The first Persian Gulf War changed him, his mother says.

The man who once partied late into the night had become obsessed with training and discipline.

Sgt. Smith, who had married shortly after that war in 1992 and had become a stepfather, then a father, told his wife that he feared he hadn’t seen the last of Iraq. Making sure his men were ready became a priority, Birgit Smith says.

“He said, ‘We are not done. We’re going back. We didn’t finish,’” the young widow says. “It was just a matter of time.”

That time came in March 2003, and Sgt. Smith was ready.

“There are two ways to come home, stepping off the plane and being carried off the plane,” he wrote in a letter to his parents. “It doesn’t matter how I come home because I am prepared to give all that I am to ensure that all my boys make it home.”

One of those “boys” was Dan Richardson.

When Dan was about 12, his mother took him to a gathering of World War II veterans, where, as a National Archives official, she’d been asked to give a speech on that war’s most decorated hero — Audie Murphy.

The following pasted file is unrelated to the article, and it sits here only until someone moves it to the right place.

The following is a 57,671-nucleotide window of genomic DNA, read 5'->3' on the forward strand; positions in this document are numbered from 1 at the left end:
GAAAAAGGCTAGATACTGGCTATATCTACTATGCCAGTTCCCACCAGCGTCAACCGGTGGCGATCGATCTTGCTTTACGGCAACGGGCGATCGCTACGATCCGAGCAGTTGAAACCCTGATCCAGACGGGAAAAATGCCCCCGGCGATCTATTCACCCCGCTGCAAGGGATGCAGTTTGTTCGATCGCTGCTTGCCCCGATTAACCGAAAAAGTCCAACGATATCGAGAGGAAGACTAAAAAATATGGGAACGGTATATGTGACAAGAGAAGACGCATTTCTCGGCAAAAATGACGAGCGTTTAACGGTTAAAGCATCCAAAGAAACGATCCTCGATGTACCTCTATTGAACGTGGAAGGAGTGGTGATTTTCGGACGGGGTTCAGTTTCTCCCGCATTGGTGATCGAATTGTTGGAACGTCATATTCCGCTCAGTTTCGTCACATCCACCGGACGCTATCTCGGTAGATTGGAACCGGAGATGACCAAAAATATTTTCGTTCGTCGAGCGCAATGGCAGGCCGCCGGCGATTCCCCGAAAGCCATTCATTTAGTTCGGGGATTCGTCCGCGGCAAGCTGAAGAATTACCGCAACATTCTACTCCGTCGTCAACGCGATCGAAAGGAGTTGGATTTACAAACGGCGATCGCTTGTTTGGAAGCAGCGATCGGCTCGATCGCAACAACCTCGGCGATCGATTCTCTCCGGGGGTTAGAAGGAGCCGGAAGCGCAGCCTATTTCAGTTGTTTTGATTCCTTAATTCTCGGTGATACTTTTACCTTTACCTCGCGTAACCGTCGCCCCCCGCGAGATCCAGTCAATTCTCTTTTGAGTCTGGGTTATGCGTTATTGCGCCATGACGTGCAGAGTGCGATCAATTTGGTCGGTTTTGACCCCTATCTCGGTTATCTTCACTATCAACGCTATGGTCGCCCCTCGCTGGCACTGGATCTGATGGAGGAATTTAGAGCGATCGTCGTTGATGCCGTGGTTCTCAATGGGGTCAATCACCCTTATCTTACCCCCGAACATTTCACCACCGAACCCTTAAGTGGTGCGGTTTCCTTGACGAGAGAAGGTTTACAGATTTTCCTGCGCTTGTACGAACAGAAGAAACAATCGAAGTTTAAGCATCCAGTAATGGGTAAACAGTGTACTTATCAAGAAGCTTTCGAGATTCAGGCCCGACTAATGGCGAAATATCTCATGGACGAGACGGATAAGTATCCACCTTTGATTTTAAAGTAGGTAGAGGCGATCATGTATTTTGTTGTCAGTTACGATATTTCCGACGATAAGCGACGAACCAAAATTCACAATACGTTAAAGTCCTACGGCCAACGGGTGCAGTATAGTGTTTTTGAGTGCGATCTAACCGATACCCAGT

Young Dan helped gather signatures on a petition for a postage stamp honoring Mr. Murphy.

When he was 17, Dan asked his parents for permission to join the Army. They happily signed his papers.

He ended up at Fort Stewart, Ga., with B Co. of the 11th Engineer Battalion, part of the 3rd Infantry Division — Audie Murphy’s division. And now, Sgt. Smith’s division.

On April 4, 2003, early in the war, Sgt. Smith and his combat engineers were part of a 100-member force tasked with constructing a roadblock on the highway to Baghdad. Pfc. Richardson, all of 18, carried his platoon squad’s automatic weapon.

Sgt. Smith’s troops were erecting a pen to hold some Iraqi prisoners when someone spotted an enemy force of about 100 — armed with AK-47s, rocket-propelled grenades and 60mm mortars.

Sgt. Smith organized a hasty defense of two platoons, a Bradley fighting vehicle and three armored personnel carriers, according to official reports.